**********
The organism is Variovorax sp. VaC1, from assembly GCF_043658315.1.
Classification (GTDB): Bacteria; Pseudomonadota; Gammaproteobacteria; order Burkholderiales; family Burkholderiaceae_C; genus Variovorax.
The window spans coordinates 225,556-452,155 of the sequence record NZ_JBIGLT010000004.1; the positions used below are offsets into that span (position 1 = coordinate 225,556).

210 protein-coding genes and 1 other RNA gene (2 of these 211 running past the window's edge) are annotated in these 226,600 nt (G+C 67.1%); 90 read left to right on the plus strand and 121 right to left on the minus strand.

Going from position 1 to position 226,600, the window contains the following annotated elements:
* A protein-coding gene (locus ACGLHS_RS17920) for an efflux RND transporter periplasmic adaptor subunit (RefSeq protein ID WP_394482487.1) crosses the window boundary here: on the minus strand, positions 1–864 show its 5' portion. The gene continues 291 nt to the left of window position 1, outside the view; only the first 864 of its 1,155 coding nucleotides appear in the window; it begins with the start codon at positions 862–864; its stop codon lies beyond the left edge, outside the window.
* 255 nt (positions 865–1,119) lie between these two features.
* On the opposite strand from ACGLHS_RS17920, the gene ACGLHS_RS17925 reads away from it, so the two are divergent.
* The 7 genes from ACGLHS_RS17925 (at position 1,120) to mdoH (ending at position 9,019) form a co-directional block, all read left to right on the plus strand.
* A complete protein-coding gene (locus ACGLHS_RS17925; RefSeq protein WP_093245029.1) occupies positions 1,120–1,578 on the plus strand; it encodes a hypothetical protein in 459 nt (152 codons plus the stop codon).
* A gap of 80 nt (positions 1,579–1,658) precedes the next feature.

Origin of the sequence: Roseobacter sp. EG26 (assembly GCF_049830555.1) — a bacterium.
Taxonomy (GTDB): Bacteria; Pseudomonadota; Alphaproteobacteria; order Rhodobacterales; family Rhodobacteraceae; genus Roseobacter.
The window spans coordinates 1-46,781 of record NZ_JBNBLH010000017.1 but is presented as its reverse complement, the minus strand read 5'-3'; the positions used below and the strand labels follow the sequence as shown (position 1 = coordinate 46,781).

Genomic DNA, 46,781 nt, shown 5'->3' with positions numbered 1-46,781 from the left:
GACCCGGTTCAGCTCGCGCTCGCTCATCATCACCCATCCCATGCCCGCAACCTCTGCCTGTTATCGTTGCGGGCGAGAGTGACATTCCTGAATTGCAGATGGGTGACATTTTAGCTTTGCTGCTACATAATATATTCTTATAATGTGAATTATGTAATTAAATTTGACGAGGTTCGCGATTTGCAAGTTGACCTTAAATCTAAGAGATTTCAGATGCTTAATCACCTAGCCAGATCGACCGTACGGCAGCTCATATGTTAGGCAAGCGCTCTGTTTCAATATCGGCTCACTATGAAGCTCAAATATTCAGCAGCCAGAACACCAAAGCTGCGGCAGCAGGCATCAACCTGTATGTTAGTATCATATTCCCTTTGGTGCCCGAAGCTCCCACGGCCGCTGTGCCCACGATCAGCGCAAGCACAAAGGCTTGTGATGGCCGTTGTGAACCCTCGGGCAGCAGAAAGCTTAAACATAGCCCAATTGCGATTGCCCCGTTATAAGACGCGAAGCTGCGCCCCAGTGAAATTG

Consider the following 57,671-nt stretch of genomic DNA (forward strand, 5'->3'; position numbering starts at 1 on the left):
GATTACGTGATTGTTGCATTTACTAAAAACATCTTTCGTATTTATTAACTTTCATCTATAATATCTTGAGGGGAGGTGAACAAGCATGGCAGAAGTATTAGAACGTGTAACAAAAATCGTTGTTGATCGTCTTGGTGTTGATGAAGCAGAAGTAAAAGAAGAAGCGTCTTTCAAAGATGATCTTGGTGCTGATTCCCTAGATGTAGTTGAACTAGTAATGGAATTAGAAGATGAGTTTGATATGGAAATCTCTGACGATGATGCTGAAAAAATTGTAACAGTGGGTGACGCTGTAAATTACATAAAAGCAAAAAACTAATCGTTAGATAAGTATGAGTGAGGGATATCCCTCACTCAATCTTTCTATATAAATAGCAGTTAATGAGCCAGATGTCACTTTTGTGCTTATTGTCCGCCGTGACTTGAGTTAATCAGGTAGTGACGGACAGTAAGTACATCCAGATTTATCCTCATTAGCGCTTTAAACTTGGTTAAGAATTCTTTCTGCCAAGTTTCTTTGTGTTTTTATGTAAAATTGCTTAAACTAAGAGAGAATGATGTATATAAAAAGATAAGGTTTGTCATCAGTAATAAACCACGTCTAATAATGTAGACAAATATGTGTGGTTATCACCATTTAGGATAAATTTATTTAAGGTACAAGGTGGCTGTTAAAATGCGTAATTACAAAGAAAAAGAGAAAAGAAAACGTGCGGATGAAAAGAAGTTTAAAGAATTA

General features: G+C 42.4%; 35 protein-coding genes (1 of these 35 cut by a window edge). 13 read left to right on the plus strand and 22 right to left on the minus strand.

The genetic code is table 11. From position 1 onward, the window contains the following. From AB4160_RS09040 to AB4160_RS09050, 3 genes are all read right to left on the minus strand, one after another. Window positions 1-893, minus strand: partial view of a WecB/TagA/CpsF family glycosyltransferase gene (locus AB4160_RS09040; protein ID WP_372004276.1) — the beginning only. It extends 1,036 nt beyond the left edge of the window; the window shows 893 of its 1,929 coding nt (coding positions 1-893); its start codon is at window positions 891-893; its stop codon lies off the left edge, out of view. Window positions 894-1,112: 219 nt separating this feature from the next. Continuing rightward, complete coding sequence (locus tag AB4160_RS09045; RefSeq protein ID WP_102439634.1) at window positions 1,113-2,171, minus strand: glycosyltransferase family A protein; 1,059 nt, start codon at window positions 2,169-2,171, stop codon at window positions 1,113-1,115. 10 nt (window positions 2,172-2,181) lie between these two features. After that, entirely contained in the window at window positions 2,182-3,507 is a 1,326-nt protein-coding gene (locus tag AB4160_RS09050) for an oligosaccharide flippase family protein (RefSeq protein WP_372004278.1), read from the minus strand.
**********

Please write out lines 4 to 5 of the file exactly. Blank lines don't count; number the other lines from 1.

210 protein-coding genes and 1 other RNA gene (2 of these 211 running past the window's edge) are annotated in these 226,600 nt (G+C 67.1%); 90 read left to right on the plus strand and 121 right to left on the minus strand.

Going from position 1 to position 226,600, the window contains the following annotated elements: